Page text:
A commonly misunderstood element of pop songwriting is how songs become associated with certain artists (when, of course, artists do not write the songs themselves - and before anyone gets on his high horse, this includes almost all major artists at one point or another and is a perfectly acceptable practice). Some performers are gifted songwriters: John Lennon, Bob Dylan, Carole King, Paul Simon, Sting, Bruce Springsteen, Dolly Parton, Alanis Morissette, Gwen Stefani, Robyn, Pink, Katy Perry, Ke$ha, and Adele are among the substantial faction. Some gifted songwriters aren't quite as successful performers, e.g. Ester Dean, Bonnie McKee, Keri Hilson, Ne-Yo, Linda Perry. Some great performers aren't especially remarkable songwriters: Madonna, Whitney Houston, Mariah Carey, Celine Dion, Britney Spears, Beyoncé, Christina Aguilera, Justin Bieber... most of the major pop divas. And some remarkable songwriters aren't performers at all, like Cathy Dennis, Tricky Stewart, Max Martin, Scott Storch, and, when he's not being a weasel, Dr. Luke.
A few of the latter bunch weasel their way into writing credit on many of their songs for the artistic cred and more so for the royalty payments (*cough* Beyoncé *cough* and Dr. Luke does it too *cough*), which is either dastardly or lame, depending on your angle. The one who has always been admirably honest about the whole thing is Britney Spears, who rarely writes songs (though when she does they're usually surprising) and never takes credit where it isn't due, and doesn't rise up to the bait of those who suggest that this makes her somehow less of a true artist because she knows that she's BRITNEY FUCKING SPEARS. Every songwriter alive would eat his left big toe to write a song recorded by Britney Spears, even Stefani "Sour Grapes" Germanotta herself, and many of them have tried, most of them unsuccessfully and sometimes with premium material that occasionally finds its way to another artist's successful recording. One of the many reasons for this is that just about any song is elevated by earning a spot in Britney Spears's discography ('70s cover songs arguably excepted) because Britney Spears is Britney Spears, and there's something about Britney Spears that's magic but fascinatingly impossible to pinpoint.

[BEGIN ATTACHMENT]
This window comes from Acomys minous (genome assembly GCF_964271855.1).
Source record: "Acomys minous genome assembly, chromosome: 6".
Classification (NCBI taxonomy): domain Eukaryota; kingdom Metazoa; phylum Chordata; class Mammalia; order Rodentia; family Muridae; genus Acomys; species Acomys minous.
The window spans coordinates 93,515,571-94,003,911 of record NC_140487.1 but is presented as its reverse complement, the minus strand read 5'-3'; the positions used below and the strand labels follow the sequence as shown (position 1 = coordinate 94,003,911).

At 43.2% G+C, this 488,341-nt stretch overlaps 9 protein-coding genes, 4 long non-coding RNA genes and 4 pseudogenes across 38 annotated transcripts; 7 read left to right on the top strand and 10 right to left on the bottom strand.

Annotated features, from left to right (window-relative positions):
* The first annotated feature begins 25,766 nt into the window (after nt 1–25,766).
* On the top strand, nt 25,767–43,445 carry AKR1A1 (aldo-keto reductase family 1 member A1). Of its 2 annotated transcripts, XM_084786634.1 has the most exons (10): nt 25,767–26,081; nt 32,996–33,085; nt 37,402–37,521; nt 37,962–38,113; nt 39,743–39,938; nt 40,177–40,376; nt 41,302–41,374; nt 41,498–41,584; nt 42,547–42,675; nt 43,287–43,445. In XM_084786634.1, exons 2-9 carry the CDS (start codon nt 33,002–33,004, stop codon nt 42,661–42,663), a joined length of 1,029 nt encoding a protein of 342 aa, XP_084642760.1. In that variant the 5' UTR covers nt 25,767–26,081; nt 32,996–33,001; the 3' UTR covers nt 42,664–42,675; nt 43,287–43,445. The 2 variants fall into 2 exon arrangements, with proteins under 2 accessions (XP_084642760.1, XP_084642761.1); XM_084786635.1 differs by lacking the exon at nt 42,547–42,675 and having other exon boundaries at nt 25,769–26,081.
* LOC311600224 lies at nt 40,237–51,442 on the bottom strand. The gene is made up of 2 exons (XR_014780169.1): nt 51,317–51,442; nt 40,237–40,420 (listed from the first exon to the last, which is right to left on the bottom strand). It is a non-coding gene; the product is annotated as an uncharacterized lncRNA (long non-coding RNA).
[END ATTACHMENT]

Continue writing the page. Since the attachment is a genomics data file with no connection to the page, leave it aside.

While researching for an upcoming piece on hit singles that were initially written by or offered to artists other than the one(s) that ultimately made them hits, I noticed several recurring names, but none as often, on both sides of the coin, as Britney Spears. Some of the could-have-been scenarios were familiar to me, while some inspired a raised eyebrow or dropped jaw. In any event, it was clear that the Britney examples warranted a separate piece, and voila. Follow me through the shattered looking gla-hee-ass and feast your imagination on ten alternate realities in which that which we know as Britney is not, and that which we do not know as Britney in fact is.
The Britney That Might Have Been
1. "Telephone" (originally written for and offered to Britney Spears; ultimately recorded by Lady Gaga and Beyoncé)
Many people are to some extent familiar with the story of how "Telephone" became a top ten hit for Lady Gaga, its writer, rather than Britney Spears, for whom it was originally written, but for those in the dark here's the rub. Before Lady Gaga became LADY GAGA she was writing tunes for Sony, and one of them, "Telephone," was sent over to Britney Spears' team, who passed, as Spears had already recorded enough tracks for her then-upcoming comeback album Circus. Later, after Gaga became LADY GAGA and was preparing her stylistically transitional EP The Fame Monster, Gaga wisely bought the song back from Sony to record as a surefire smash single for the project, not to mention a duet - with Britney Spears. However, in a characteristically brilliant bit of marketing savvy, Spears endeavored to include the cut on her upcoming compilation album The Singles Collection. Lady Gaga, who